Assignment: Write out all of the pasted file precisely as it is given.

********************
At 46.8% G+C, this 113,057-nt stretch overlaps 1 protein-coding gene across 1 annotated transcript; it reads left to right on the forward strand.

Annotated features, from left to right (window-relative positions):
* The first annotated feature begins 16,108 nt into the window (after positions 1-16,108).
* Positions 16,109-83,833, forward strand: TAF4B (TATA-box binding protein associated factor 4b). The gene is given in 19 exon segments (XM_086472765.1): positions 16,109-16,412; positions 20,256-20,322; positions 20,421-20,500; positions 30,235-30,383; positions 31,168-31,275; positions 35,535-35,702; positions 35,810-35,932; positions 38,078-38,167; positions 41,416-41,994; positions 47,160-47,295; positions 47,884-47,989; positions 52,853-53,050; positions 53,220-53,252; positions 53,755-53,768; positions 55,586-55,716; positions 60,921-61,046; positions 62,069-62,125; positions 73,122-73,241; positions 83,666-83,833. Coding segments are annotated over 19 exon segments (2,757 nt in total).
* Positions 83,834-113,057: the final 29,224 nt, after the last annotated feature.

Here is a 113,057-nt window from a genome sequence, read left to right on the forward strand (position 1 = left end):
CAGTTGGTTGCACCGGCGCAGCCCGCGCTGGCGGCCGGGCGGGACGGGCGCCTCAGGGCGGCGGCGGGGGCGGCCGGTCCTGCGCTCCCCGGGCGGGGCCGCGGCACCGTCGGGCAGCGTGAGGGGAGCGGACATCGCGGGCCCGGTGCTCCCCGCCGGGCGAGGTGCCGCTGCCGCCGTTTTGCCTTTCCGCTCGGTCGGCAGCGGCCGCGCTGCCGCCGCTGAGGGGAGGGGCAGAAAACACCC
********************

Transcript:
At 46.8% G+C, this 113,057-nt stretch overlaps 1 protein-coding gene across 1 annotated transcript; it reads left to right on the forward strand.

Annotated features, from left to right (window-relative positions):
* The first annotated feature begins 16,108 nt into the window (after positions 1-16,108).
* Positions 16,109-83,833, forward strand: TAF4B (TATA-box binding protein associated factor 4b). The gene is given in 19 exon segments (XM_086472765.1): positions 16,109-16,412; positions 20,256-20,322; positions 20,421-20,500; positions 30,235-30,383; positions 31,168-31,275; positions 35,535-35,702; positions 35,810-35,932; positions 38,078-38,167; positions 41,416-41,994; positions 47,160-47,295; positions 47,884-47,989; positions 52,853-53,050; positions 53,220-53,252; positions 53,755-53,768; positions 55,586-55,716; positions 60,921-61,046; positions 62,069-62,125; positions 73,122-73,241; positions 83,666-83,833. Coding segments are annotated over 19 exon segments (2,757 nt in total).
* Positions 83,834-113,057: the final 29,224 nt, after the last annotated feature.

Here is a 113,057-nt window from a genome sequence, read left to right on the forward strand (position 1 = left end):
CAGTTGGTTGCACCGGCGCAGCCCGCGCTGGCGGCCGGGCGGGACGGGCGCCTCAGGGCGGCGGCGGGGGCGGCCGGTCCTGCGCTCCCCGGGCGGGGCCGCGGCACCGTCGGGCAGCGTGAGGGGAGCGGACATCGCGGGCCCGGTGCTCCCCGCCGGGCGAGGTGCCGCTGCCGCCGTTTTGCCTTTCCGCTCGGTCGGCAGCGGCCGCGCTGCCGCCGCTGAGGGGAGGGGCAGAAAACACCC